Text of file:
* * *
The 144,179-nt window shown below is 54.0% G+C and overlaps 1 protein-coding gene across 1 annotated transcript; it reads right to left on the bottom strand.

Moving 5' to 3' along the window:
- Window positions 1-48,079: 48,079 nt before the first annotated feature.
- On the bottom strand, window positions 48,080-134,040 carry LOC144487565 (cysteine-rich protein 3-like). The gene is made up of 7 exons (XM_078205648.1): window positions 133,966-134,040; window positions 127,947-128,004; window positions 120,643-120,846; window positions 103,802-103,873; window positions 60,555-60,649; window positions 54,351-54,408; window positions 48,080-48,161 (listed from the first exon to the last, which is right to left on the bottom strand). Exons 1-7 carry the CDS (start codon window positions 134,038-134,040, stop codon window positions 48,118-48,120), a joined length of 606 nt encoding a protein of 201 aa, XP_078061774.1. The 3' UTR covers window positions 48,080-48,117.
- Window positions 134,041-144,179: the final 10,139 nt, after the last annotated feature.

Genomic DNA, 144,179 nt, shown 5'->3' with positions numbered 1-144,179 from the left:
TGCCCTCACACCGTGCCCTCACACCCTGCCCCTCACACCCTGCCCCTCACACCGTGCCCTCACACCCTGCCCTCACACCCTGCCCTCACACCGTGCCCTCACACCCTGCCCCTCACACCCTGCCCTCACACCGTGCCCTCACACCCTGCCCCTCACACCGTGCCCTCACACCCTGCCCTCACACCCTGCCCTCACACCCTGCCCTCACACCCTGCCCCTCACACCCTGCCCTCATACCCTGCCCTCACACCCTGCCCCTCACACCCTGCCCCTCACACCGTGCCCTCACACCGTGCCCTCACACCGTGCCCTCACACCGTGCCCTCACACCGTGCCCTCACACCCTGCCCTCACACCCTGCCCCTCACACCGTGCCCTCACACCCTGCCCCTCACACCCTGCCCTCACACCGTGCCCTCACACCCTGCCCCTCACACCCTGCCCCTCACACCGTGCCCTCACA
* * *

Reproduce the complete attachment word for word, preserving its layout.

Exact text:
The 144,179-nt window shown below is 54.0% G+C and overlaps 1 protein-coding gene across 1 annotated transcript; it reads right to left on the bottom strand.

Moving 5' to 3' along the window:
- Window positions 1-48,079: 48,079 nt before the first annotated feature.
- On the bottom strand, window positions 48,080-134,040 carry LOC144487565 (cysteine-rich protein 3-like). The gene is made up of 7 exons (XM_078205648.1): window positions 133,966-134,040; window positions 127,947-128,004; window positions 120,643-120,846; window positions 103,802-103,873; window positions 60,555-60,649; window positions 54,351-54,408; window positions 48,080-48,161 (listed from the first exon to the last, which is right to left on the bottom strand). Exons 1-7 carry the CDS (start codon window positions 134,038-134,040, stop codon window positions 48,118-48,120), a joined length of 606 nt encoding a protein of 201 aa, XP_078061774.1. The 3' UTR covers window positions 48,080-48,117.
- Window positions 134,041-144,179: the final 10,139 nt, after the last annotated feature.

Genomic DNA, 144,179 nt, shown 5'->3' with positions numbered 1-144,179 from the left:
TGCCCTCACACCGTGCCCTCACACCCTGCCCCTCACACCCTGCCCCTCACACCGTGCCCTCACACCCTGCCCTCACACCCTGCCCTCACACCGTGCCCTCACACCCTGCCCCTCACACCCTGCCCTCACACCGTGCCCTCACACCCTGCCCCTCACACCGTGCCCTCACACCCTGCCCTCACACCCTGCCCTCACACCCTGCCCTCACACCCTGCCCCTCACACCCTGCCCTCATACCCTGCCCTCACACCCTGCCCCTCACACCCTGCCCCTCACACCGTGCCCTCACACCGTGCCCTCACACCGTGCCCTCACACCGTGCCCTCACACCGTGCCCTCACACCCTGCCCTCACACCCTGCCCCTCACACCGTGCCCTCACACCCTGCCCCTCACACCCTGCCCTCACACCGTGCCCTCACACCCTGCCCCTCACACCCTGCCCCTCACACCGTGCCCTCACA